Docker Swarm is a gathering and programming tool for Docker containers. With it, IT administrators and developers can establish and manage a cluster of Docker nodes as a single virtual system. Its cluster also provides administrators and developers with the ability to add or subtract container iterations as computing demands change. Swarm mode exists natively for Docker Engine, the layer between the OS and container images. Also  integrates the orchestration capabilities of Docker Swarm into Docker Engine 1.12 and newer releases.

Swarm mainly uses three different strategies to determine on which nodes each container should run:

  • Spread — It acts as the default setting and balances containers across the nodes in a cluster based on the nodes available CPU and RAM, as well as the number of containers it is currently running. The advantage of the Spread strategy is, if the node fails, only a few containers are lost.
  • BinPack — It schedules containers to fully use each node. It moves on to the next in the cluster, if a node is full. The advantage of BinPack is it uses a smaller amount of infrastructure and leaves more space for larger containers on unused machines.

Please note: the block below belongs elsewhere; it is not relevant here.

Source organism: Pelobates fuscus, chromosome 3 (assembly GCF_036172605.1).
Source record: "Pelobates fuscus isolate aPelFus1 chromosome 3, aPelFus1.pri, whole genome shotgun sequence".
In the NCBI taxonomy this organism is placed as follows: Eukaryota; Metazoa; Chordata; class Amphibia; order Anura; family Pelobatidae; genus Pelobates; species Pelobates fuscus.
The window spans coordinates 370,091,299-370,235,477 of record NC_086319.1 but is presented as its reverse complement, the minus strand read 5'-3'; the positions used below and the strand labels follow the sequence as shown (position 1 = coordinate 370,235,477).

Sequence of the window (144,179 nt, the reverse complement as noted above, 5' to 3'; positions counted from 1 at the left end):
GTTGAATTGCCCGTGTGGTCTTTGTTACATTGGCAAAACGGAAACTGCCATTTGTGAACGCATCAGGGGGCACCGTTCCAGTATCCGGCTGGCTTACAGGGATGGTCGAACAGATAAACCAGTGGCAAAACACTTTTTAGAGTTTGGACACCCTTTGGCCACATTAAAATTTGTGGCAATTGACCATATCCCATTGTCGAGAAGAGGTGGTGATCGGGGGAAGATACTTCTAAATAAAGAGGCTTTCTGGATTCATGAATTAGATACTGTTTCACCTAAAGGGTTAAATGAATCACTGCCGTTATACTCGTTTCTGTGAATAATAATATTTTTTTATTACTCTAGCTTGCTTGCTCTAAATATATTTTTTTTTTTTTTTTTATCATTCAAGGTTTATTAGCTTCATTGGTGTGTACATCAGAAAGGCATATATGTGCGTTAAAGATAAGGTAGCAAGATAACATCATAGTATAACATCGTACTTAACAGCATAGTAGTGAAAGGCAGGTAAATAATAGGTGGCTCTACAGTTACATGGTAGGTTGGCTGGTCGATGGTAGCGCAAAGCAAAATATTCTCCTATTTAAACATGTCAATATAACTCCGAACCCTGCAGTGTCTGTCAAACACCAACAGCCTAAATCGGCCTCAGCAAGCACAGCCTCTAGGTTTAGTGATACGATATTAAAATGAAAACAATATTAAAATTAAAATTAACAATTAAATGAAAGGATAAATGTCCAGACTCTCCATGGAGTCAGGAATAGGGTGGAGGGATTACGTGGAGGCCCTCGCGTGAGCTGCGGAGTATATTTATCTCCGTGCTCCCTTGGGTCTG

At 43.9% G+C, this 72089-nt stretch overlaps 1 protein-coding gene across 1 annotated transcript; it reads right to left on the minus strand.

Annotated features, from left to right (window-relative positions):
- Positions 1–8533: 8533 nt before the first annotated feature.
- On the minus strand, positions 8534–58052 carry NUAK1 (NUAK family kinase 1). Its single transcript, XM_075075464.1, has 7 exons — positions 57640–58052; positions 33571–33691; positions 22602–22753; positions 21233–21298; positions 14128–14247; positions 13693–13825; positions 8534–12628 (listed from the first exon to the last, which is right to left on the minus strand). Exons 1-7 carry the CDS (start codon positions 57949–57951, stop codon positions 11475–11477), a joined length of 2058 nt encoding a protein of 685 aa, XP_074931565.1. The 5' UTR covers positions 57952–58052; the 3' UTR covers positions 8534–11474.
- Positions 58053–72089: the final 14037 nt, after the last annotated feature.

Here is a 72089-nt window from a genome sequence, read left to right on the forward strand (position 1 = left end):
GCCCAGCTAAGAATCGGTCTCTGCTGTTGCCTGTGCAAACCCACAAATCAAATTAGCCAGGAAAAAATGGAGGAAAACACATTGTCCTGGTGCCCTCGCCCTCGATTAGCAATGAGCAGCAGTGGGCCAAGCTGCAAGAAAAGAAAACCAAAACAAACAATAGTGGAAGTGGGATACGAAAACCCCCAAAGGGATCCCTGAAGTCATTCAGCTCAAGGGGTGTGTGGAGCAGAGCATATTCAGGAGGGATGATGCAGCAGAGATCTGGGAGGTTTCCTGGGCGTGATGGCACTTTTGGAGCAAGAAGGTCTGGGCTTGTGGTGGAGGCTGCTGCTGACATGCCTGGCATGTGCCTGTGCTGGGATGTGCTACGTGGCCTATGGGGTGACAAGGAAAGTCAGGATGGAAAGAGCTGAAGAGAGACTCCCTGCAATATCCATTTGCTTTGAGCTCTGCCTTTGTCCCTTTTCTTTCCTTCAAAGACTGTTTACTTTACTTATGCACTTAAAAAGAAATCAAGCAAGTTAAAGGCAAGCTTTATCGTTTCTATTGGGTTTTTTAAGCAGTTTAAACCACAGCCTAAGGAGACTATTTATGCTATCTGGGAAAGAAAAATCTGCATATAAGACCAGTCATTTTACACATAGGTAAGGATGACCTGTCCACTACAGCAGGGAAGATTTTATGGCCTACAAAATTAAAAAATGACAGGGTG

• Random – It can choose a node at random.

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Docker Swarm filters

Swarm has five filters for scheduling containers:

  • Constraint — Constraints are also known as node tags, constraints are key/value pairs associated to particular nodes. If a user can select a subset of nodes when building a container and specify one or multiple key value pairs.
  • Affinity – This is used to ensure containers run on the same network node, the Affinity filter tells one container to run next to another based on an identifier, image or label.
  • Port — Ports represent a unique resource that is, when a container tries to run on a port that’s already occupied, it will move to the next node in the cluster.
  • Dependency — This filter schedules moves on the same node, when containers depend on each other.
  • Health — Working in the event if a node is not functioning properly, this filter will prevent scheduling containers on it.

 

Conclusion

A Docker Swarm cluster can provide administrators and developers with the ability to add or subtract container iterations as computing demands change. Bayinfotech creates a cooperative group of systems that can provide redundancy, enabling Docker Swarm failover if one or more nodes experience an outage.